Getting rid of voles

Asked July 28, 2018, 12:36 PM EDT

Hello, we live in the country adjacent to a field, and have always had field mice or voles in our yard. This year however they are crazy, running amok and creating holes all over the front and backyard. I am considering using zinc phosphide in the holes. Do you think that's a good idea? Thank you

Benton County Oregon vertebrate pest management horticulture

2 Responses

Hi and thanks for contacting Ask an Expert.
It certainly is the year for moles, voles, mice, ground squirrels, etc. Since you asked for an opinion, I will say no, I do not think it is a good idea. This chemical produces phosphine gas which can damage all mammals if inhaled or eaten. The chemical is activated by a low pH or stomach acid and water when the animal eats it and can cause cardiac edema and kidney failure, thus killing the mammal however, another animal that decides to eat it may also die or become extremely ill. While most predators (foxes, cats, owls, hawks, etc.) of these rodents do not eat the digestive tract (where the chemical is activated) they may puncture it and breathe in the chemical. It is also injurious to fish and can move through the soil to water.
Aside from that if you have pets that roam free; they may become ill or die.
This chemical comes in a powders and pellet form. It is particularly poisonous to waterfowl and if you are going to use it, wear gloves when placing it as it is poisonous to humans as well, causing nausea, possible kidney damage or edema.
I suggest using mouse traps with peanut butter. These work extremely well, from my own experience. I caught 11 mice in 11 days by re-setting one trap every evening and placing it out after dark. Voles would also be attracted to peanut butter too.
Cats are also advantageous if left out at night and of course there are mole/vole/gopher traps that can be purchased. Some that go right in the tunnel with prongs or shoot an arrow-like prong when jarred. If you keep the grass short, it discourages voles as they like the cover of brush to roam around.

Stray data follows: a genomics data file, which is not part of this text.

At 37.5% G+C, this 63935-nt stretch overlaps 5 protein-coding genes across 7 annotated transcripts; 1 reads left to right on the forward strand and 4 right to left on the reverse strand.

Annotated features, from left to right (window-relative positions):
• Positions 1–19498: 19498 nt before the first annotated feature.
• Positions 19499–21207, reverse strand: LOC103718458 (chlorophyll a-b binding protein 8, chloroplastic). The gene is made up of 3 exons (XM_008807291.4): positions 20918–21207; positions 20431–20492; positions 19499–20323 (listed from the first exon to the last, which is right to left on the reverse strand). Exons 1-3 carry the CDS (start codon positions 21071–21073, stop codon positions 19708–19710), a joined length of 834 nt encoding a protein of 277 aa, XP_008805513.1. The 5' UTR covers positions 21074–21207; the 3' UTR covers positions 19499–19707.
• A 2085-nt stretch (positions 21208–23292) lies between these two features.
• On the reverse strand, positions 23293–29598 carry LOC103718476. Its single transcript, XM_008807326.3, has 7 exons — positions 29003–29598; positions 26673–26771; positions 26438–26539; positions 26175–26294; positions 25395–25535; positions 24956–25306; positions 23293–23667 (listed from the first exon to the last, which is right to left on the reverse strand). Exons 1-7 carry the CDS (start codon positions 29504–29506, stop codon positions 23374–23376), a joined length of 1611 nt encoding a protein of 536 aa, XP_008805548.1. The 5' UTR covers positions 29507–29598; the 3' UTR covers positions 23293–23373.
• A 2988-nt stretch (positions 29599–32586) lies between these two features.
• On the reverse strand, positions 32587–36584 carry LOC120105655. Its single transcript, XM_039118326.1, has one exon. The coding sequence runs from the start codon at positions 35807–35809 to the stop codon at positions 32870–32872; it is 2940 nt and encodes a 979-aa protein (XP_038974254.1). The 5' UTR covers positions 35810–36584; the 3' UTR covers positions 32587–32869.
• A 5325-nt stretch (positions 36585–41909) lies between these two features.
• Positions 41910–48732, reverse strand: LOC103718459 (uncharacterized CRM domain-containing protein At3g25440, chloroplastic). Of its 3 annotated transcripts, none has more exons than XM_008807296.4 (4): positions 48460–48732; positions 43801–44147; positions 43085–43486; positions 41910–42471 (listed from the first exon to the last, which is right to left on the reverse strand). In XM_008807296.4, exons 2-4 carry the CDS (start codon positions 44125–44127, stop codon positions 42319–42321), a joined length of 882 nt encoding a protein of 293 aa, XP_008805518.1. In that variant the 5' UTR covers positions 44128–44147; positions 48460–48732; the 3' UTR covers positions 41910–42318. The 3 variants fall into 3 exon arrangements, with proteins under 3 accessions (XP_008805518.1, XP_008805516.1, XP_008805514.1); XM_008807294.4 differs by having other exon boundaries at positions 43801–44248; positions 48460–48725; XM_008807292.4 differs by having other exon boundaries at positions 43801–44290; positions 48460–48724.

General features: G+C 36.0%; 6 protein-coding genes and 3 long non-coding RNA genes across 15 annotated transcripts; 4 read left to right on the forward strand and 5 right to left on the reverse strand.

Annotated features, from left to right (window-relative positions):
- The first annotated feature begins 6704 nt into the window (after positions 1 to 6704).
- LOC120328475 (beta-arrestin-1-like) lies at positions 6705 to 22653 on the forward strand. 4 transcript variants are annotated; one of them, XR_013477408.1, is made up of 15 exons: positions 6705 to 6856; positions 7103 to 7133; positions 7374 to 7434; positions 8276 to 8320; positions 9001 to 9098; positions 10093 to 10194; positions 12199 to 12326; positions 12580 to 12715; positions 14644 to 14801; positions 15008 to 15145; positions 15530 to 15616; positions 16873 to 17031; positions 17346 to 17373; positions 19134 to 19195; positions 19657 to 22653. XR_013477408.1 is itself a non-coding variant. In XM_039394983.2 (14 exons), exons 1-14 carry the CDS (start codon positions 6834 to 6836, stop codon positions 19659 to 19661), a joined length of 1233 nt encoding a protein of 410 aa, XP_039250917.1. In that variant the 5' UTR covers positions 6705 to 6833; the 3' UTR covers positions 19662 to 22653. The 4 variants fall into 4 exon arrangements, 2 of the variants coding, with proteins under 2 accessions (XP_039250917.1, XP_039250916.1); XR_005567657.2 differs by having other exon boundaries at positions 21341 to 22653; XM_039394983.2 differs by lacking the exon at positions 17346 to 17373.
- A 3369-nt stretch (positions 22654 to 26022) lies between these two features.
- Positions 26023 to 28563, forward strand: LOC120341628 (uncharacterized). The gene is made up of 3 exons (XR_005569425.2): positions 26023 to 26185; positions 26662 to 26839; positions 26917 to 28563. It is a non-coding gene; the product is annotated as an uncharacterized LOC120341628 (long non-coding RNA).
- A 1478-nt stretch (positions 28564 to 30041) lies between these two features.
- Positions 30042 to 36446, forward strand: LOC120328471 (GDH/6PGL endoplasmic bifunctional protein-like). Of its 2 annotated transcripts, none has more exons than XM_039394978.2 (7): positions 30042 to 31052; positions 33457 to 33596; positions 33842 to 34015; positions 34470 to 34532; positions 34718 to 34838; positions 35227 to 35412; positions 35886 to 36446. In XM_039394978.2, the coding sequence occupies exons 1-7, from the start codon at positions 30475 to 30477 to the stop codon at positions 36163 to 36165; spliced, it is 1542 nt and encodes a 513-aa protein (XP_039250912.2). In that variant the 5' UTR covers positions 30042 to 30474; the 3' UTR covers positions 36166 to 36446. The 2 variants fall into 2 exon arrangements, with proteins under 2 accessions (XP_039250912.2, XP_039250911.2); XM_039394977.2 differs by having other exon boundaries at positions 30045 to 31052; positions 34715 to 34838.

Poisons have a way of getting into the environment and damaging unintended victims. As I said earlier be very careful not to get this poison on you, your skin or inhale it and keep your pets out of the area for extended periods. Pelleted poisons will be eaten by birds and since they are so small, cause death.

A quick PS to Sheryl's thoughtful response, with a few other helpful resources:

To more effectively trap voles using snap traps, you can drill holes in wooden mouse traps and use nails stuck through the holes to secure traps right at the entry to burrows.

If you opt to do your own pest control, the National Pesticide Information Center is a very useful resource to help evaluate the pros and cons of the many products and techniques available. Look for methods that limit risk to non-target wildlife and pets which might feed on poisoned rodents.

If you hire a professional to deal with your rodent situation, check out Choosing a Pest Control Company: IPM Is the Key.

If you have the right location, part of your solution could be attracting raptors like kestrels and owls. Attracting Birds of Prey for Rodent Control has more details. Many birds of prey can actually see UV light emitted by vole urine and are attracted to vole runs.